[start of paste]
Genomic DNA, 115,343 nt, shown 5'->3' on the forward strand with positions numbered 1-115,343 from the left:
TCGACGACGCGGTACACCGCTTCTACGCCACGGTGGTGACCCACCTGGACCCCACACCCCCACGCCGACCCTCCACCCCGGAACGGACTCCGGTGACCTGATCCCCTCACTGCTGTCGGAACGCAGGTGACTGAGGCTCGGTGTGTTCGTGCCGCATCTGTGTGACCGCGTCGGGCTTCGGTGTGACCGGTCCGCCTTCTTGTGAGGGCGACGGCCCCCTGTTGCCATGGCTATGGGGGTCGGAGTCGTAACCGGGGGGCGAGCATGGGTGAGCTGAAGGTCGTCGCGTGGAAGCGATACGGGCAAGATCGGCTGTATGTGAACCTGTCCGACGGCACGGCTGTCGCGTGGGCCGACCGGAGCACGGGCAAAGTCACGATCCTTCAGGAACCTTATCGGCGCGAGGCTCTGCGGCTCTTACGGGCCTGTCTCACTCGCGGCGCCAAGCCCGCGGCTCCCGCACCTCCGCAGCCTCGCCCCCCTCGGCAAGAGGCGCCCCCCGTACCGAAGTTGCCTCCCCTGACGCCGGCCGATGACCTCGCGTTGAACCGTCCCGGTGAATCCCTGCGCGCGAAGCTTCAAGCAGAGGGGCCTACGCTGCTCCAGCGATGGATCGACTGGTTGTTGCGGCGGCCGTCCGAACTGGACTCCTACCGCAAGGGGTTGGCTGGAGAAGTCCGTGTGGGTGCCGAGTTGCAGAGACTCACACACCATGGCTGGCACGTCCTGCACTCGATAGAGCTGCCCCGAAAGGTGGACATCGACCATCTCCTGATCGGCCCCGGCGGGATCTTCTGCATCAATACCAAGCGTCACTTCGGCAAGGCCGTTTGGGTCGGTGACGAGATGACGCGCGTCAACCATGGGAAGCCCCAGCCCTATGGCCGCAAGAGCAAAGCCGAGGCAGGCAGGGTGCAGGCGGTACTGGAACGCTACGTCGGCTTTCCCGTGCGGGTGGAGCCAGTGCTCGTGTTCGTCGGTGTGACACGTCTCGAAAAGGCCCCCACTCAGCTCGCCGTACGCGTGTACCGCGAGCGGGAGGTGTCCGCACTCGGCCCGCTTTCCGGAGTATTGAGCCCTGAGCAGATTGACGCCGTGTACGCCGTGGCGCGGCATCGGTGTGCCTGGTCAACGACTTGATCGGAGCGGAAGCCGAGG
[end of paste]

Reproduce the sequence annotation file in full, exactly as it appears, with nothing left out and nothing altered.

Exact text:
Genomic DNA, 115,343 nt, shown 5'->3' on the forward strand with positions numbered 1-115,343 from the left:
TCGACGACGCGGTACACCGCTTCTACGCCACGGTGGTGACCCACCTGGACCCCACACCCCCACGCCGACCCTCCACCCCGGAACGGACTCCGGTGACCTGATCCCCTCACTGCTGTCGGAACGCAGGTGACTGAGGCTCGGTGTGTTCGTGCCGCATCTGTGTGACCGCGTCGGGCTTCGGTGTGACCGGTCCGCCTTCTTGTGAGGGCGACGGCCCCCTGTTGCCATGGCTATGGGGGTCGGAGTCGTAACCGGGGGGCGAGCATGGGTGAGCTGAAGGTCGTCGCGTGGAAGCGATACGGGCAAGATCGGCTGTATGTGAACCTGTCCGACGGCACGGCTGTCGCGTGGGCCGACCGGAGCACGGGCAAAGTCACGATCCTTCAGGAACCTTATCGGCGCGAGGCTCTGCGGCTCTTACGGGCCTGTCTCACTCGCGGCGCCAAGCCCGCGGCTCCCGCACCTCCGCAGCCTCGCCCCCCTCGGCAAGAGGCGCCCCCCGTACCGAAGTTGCCTCCCCTGACGCCGGCCGATGACCTCGCGTTGAACCGTCCCGGTGAATCCCTGCGCGCGAAGCTTCAAGCAGAGGGGCCTACGCTGCTCCAGCGATGGATCGACTGGTTGTTGCGGCGGCCGTCCGAACTGGACTCCTACCGCAAGGGGTTGGCTGGAGAAGTCCGTGTGGGTGCCGAGTTGCAGAGACTCACACACCATGGCTGGCACGTCCTGCACTCGATAGAGCTGCCCCGAAAGGTGGACATCGACCATCTCCTGATCGGCCCCGGCGGGATCTTCTGCATCAATACCAAGCGTCACTTCGGCAAGGCCGTTTGGGTCGGTGACGAGATGACGCGCGTCAACCATGGGAAGCCCCAGCCCTATGGCCGCAAGAGCAAAGCCGAGGCAGGCAGGGTGCAGGCGGTACTGGAACGCTACGTCGGCTTTCCCGTGCGGGTGGAGCCAGTGCTCGTGTTCGTCGGTGTGACACGTCTCGAAAAGGCCCCCACTCAGCTCGCCGTACGCGTGTACCGCGAGCGGGAGGTGTCCGCACTCGGCCCGCTTTCCGGAGTATTGAGCCCTGAGCAGATTGACGCCGTGTACGCCGTGGCGCGGCATCGGTGTGCCTGGTCAACGACTTGATCGGAGCGGAAGCCGAGG